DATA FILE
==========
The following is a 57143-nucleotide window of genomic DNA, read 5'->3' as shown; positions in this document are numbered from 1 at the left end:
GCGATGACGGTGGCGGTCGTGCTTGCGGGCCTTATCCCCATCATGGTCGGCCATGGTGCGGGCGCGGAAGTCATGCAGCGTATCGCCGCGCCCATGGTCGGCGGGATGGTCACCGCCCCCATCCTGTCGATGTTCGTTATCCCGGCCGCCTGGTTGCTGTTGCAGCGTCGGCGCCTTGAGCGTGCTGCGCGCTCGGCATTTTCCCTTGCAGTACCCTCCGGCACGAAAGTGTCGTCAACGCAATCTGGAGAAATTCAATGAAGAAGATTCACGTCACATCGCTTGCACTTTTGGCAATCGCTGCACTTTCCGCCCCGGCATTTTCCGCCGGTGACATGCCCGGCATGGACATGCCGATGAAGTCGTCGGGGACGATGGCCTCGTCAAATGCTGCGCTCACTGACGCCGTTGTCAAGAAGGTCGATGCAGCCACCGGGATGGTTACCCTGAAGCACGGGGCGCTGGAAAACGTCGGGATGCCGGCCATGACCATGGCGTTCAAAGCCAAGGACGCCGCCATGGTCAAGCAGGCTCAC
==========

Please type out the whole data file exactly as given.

The following is a 57143-nucleotide window of genomic DNA, read 5'->3' as shown; positions in this document are numbered from 1 at the left end:
GCGATGACGGTGGCGGTCGTGCTTGCGGGCCTTATCCCCATCATGGTCGGCCATGGTGCGGGCGCGGAAGTCATGCAGCGTATCGCCGCGCCCATGGTCGGCGGGATGGTCACCGCCCCCATCCTGTCGATGTTCGTTATCCCGGCCGCCTGGTTGCTGTTGCAGCGTCGGCGCCTTGAGCGTGCTGCGCGCTCGGCATTTTCCCTTGCAGTACCCTCCGGCACGAAAGTGTCGTCAACGCAATCTGGAGAAATTCAATGAAGAAGATTCACGTCACATCGCTTGCACTTTTGGCAATCGCTGCACTTTCCGCCCCGGCATTTTCCGCCGGTGACATGCCCGGCATGGACATGCCGATGAAGTCGTCGGGGACGATGGCCTCGTCAAATGCTGCGCTCACTGACGCCGTTGTCAAGAAGGTCGATGCAGCCACCGGGATGGTTACCCTGAAGCACGGGGCGCTGGAAAACGTCGGGATGCCGGCCATGACCATGGCGTTCAAAGCCAAGGACGCCGCCATGGTCAAGCAGGCTCAC